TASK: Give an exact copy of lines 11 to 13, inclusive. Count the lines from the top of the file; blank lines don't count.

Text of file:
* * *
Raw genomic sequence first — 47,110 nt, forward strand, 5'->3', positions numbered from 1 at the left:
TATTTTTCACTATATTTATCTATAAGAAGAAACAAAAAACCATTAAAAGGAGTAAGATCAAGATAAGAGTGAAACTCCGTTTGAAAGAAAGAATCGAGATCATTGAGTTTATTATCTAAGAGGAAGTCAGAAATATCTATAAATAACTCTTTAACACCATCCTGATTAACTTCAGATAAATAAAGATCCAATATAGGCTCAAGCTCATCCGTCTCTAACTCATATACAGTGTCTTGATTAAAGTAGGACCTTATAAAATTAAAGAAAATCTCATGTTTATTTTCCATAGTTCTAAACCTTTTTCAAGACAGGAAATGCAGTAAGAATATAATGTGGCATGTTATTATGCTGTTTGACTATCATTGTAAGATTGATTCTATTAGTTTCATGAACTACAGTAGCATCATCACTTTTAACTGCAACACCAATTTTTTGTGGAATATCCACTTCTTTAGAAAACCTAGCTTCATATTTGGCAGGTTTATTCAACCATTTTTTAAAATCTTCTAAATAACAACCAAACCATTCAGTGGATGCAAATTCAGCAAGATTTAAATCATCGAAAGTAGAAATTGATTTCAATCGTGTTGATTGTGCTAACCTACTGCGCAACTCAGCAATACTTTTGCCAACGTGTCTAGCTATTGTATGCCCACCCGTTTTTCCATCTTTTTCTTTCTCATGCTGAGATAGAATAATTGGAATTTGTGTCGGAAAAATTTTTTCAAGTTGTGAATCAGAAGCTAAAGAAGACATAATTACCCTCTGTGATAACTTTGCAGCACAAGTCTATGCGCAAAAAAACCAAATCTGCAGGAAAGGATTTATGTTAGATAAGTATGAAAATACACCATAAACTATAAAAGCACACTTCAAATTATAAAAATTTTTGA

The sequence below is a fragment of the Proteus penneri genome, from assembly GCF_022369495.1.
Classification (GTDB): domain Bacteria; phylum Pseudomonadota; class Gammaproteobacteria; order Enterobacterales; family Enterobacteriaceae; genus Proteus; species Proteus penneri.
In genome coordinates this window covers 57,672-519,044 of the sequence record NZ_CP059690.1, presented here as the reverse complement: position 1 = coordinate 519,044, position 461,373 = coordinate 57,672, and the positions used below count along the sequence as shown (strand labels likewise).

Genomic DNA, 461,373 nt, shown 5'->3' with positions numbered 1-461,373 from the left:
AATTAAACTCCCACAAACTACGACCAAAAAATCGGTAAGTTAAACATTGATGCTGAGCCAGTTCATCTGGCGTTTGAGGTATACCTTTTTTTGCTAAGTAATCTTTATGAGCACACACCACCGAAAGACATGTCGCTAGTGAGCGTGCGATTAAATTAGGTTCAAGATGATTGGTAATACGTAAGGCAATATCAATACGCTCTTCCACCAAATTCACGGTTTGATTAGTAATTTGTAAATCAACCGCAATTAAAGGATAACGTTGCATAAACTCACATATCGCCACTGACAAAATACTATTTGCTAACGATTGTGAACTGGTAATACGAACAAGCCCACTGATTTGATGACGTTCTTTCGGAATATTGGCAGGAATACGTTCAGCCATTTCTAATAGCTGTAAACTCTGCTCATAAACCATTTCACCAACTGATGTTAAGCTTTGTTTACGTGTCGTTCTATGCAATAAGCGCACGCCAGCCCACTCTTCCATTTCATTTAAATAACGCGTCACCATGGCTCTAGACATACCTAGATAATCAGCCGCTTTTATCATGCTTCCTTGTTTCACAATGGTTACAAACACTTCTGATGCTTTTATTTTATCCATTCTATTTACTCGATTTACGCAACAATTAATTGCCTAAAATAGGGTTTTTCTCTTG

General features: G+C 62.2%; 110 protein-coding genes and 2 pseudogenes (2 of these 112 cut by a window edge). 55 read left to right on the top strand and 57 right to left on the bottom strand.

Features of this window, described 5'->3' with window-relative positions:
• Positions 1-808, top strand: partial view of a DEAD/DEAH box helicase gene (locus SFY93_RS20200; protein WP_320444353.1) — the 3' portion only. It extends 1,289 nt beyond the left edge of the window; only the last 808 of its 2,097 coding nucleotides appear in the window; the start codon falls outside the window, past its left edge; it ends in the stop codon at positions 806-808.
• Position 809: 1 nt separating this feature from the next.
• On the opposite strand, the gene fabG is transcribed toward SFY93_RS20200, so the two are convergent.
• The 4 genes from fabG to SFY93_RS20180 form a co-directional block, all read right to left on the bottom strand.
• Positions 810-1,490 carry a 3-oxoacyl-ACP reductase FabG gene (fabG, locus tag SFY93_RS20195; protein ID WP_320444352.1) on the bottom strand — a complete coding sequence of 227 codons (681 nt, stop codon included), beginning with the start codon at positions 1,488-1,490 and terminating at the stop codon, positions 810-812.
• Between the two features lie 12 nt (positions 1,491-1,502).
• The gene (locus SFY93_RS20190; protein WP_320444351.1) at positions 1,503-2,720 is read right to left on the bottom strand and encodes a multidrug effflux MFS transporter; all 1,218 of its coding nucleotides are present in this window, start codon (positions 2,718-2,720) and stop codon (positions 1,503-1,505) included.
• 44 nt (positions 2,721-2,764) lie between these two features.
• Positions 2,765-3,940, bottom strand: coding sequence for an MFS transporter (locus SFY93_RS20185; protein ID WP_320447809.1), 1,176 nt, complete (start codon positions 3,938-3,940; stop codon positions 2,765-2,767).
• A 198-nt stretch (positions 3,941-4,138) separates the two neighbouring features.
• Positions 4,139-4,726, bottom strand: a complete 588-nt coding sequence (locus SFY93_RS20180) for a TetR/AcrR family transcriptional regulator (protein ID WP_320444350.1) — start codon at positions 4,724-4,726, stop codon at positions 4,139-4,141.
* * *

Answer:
• Position 809: 1 nt separating this feature from the next.
• On the opposite strand, the gene fabG is transcribed toward SFY93_RS20200, so the two are convergent.
• The 4 genes from fabG to SFY93_RS20180 form a co-directional block, all read right to left on the bottom strand.